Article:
It is hard to believe that after all this he is given an assignment aboard Cambridge, a gunboat.  It seems that the blockading squadron has need of such officers like him.  The larger ships cannot get into the shallow waters of eastern Virginia and North Carolina.  Boats like Cambridge work well in rivers and bays found in this area.  There he will be witness and part of naval history.

Cushing is assigned to work the mouth of the Rappahannock River.  There he meets a group of slaves who tell of a schooner loaded with wheat and wood anchored about five miles upstream.  He left Cambridge, found the schooner, and burned the sailing vessel.  While in the area in November, he bombarded the town of Urbana destroying a storehouse of ammunition.  Going up and down the Rappahannock Will located and noted many batteries.  While on patrol Cambridge brought 400 slaves to safety at Fort Monroe.  In the waters off the Virginia capes, he is intercepting small crafts.  The weather is very cold and it begins to take a toll on his health.

On March 8, 1862 he watches the ironclad, renamed the Virginia, sink a number of wooden blockade ships.  Cushing towed the ship St. Lawrence away from the action.  While doing this a shell from Virginia wounded his hand.  On the next day he watched the battle of the ironclads Monitor and Virginia.

Will’s next assignment will be to serve under his old friend, Charles Flusser on Commodore Perry, a sidewheeler steamer which has been converted to a gunboat.  By the summer of 1862 the whole coast from Cape Fear, NC to the Virginia line was under Union control.  Only Wilmington was in Confederate hands as it was the premier base for blockade runners.  The Commodore Perry has been assigned to a joint Army-Navy operation against Franklin, VA along the Blackwater River.  Cushing demonstrates bravery by firing field pieces at the enemy. 

Through his action Will is given his first command the captured Confederate vessel, Ellis.  Cushing takes his crew down the coast to New Topsail Inlet, NC, just north of Wilmington.  There he spots the schooner Adelaide, loaded with turpentine, cotton, and tobacco headed out for Nassau, Bahamas.  Since the schooner draws too much water she is aground.  Will takes this opportunity to torch the ship.  In October he finds a saltworks inland from New Topsail Inlet and burns it to the ground. 

The last mission of Ellis is on the New River Inlet.  They discover a vessel loaded with cotton and turpentine; however, the Confederates decide to burn their own ship.  Way out in the channel they are attacked by enemy artillery.  Will and his crew burn the Ellis, row a small boat, and board a schooner and make good their escape.

With the loss of Ellis, Will takes charge of Commodore Barney, a ship five times the size of his last boat.  In April 1863 Rebel forces under the command of James Longstreet advance on Suffolk, VA.  Union forces, including Commodore Barney, are sent to delay Longstreet.  The Union boats are ambushed and casualties occur but the fighting delays Longstreet’s departure until May 4th.  Thus, his corps is too late to take part in the battle in Chancellorsville.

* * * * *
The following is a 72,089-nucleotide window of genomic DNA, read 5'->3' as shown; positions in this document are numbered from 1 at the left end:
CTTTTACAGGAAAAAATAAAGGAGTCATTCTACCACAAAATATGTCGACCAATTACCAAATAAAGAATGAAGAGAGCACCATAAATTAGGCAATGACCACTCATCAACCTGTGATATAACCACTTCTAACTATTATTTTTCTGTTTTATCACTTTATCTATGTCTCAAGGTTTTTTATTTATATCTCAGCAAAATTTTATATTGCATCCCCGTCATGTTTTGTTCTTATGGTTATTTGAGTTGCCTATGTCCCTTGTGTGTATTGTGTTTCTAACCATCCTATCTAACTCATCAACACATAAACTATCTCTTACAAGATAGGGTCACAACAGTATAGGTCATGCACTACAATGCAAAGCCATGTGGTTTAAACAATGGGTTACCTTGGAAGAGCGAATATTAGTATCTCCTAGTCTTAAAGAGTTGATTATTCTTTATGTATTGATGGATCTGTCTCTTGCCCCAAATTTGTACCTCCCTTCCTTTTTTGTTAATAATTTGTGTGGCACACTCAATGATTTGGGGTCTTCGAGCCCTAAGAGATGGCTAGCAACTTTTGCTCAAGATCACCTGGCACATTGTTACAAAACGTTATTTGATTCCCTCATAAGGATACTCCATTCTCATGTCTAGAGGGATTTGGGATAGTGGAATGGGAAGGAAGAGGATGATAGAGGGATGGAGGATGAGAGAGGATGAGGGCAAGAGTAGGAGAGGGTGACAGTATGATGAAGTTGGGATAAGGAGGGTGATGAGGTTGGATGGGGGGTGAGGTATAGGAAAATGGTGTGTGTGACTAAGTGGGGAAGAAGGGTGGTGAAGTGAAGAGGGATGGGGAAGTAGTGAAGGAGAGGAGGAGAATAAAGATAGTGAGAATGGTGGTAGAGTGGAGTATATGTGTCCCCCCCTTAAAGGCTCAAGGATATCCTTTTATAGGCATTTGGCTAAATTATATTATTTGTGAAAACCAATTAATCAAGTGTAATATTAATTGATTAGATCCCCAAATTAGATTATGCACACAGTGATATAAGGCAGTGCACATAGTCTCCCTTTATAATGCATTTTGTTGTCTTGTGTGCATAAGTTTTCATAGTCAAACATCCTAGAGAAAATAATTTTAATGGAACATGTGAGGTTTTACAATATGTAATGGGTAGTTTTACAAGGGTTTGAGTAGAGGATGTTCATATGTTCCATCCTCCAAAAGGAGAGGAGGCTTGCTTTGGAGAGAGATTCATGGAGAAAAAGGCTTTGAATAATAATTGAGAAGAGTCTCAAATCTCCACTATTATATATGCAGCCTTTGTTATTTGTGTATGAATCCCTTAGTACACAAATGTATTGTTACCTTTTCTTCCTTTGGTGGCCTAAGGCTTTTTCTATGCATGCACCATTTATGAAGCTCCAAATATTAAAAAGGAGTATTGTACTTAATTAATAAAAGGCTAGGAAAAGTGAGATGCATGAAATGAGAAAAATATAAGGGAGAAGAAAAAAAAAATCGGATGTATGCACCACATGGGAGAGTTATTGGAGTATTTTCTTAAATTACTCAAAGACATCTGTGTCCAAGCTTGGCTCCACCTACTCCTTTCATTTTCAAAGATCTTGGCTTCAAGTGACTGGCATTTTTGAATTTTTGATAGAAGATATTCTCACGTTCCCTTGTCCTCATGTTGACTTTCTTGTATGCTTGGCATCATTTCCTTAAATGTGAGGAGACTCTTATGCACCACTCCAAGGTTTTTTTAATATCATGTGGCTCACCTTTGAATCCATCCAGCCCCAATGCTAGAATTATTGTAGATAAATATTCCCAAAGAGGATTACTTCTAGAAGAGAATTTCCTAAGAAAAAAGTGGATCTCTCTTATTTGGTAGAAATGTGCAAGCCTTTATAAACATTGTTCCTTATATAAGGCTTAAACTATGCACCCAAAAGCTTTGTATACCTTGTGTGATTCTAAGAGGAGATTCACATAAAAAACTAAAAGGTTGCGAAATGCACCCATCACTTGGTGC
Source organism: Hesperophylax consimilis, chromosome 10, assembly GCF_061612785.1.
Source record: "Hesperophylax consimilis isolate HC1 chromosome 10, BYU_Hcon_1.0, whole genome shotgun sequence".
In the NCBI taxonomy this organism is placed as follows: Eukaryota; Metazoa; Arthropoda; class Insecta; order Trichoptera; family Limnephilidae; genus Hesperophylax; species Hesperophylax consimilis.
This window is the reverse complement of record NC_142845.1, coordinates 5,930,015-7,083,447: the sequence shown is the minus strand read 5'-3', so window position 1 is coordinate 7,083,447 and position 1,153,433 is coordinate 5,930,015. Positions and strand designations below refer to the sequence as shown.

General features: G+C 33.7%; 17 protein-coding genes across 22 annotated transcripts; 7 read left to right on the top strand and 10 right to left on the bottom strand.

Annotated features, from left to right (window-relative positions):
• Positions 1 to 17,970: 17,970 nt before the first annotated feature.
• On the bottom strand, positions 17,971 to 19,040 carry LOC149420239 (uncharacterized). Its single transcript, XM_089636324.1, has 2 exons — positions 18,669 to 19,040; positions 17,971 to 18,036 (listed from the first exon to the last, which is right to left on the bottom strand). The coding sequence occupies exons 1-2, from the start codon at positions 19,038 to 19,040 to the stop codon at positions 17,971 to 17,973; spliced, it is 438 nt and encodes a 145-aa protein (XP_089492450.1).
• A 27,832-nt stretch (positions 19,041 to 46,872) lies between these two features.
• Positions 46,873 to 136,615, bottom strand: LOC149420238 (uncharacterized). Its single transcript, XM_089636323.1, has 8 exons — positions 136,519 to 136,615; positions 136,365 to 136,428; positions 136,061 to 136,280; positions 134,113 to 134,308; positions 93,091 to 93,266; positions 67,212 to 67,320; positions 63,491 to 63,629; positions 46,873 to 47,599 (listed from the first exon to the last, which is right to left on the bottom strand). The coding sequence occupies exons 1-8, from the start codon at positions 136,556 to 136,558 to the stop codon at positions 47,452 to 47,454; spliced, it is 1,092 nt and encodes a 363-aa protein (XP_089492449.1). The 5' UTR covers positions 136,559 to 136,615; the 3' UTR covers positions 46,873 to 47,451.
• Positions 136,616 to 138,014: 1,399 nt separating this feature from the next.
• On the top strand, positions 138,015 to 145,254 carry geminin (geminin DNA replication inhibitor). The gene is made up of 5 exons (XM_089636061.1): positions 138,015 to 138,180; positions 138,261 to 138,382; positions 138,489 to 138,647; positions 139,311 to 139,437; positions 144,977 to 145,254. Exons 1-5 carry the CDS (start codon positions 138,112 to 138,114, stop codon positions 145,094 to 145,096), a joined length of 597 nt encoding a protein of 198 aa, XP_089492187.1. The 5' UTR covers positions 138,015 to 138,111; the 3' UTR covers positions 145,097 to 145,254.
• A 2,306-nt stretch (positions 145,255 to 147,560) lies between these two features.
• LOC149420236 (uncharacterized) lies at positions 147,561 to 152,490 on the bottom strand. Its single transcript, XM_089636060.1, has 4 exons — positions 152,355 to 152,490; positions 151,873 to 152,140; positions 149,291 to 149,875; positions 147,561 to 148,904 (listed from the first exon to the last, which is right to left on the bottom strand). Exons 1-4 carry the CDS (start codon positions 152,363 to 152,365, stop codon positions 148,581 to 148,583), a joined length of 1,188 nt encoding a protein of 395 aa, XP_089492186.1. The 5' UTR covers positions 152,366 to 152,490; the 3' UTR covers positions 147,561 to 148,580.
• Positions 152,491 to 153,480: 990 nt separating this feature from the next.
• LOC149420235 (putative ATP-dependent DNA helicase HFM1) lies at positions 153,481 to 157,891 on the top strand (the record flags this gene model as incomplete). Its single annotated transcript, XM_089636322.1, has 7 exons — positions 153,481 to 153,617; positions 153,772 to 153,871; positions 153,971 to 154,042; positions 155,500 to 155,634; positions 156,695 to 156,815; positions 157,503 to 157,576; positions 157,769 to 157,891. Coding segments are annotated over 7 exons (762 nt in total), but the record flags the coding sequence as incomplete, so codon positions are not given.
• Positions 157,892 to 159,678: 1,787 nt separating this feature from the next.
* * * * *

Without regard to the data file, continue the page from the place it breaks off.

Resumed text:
Robert presented more stories, but we now need to move to the part of the tale where our hero, Lieutenant Cushing, writes his name in US naval history.  This is the story of the sinking of CSS Albemarle.  All of the work Will has done to date is nothing more than a preview of coming attractions.  In the spring of 1864 a mighty ironclad, second only to the CSS Virginia in the amount of damage done to the US Navy, posed a threat to all of eastern North Carolina.  Based in Plymouth, NC, CSS Albemarle, was a target of opportunity to any Union commander who could devise a plan of attack. 

You can easily see what a problem this would be.  The blockading fleet had no ironclads with which to attack this monster directly as the USS Monitor did.  Confederate Secretary of the Navy, Stephan Mallory wanted to build a large fleet of ironclads in order to break the northern blockade.  However, only 35 were actually built and only one third of that number actually entered into combat.  CSS Albemarle, was one of the best.  It was 158 feet long but only drew 8 feet.  This made it ideal for operations on the river and on out into Albemarle Sound.

This ship is in Plymouth because she attacked the town and captured it.  She scooped up Union soldiers, artillery pieces, and two hundred tons of coal.  Along the way Albemarle destroys a number of wooden vessels.  Once in town, she remained a threat to the blockading squadron stationed in Albemarle Sound.  It was of great concern to the Navy chiefs in Washington, DC.  How to handle the growing threat was the problem for Rear Admiral Samuel P. Lee, the commander of the North Atlantic Blockade Squadron.  Lee was a member of the famous Lee family of Virginia and a cousin of Robert E. Lee.  Naturally, Navy high command was concerned about Samuel’s loyalties.  When questioned about it, sailor Lee replied “When I find the word Virginia in my commission I will join the Confederacy.”

Lee’s logic with respect to CSS Albemarle was as follows.  First, Union Monitors drew too much water to get over the bar into Albemarle Sound.  Second, he did not want to risk any more wooden ships fighting an ironclad.  A small boat raid seemed like the best option, but… Who best to head up such a daunting operation?  William Cushing was Lee’s solution.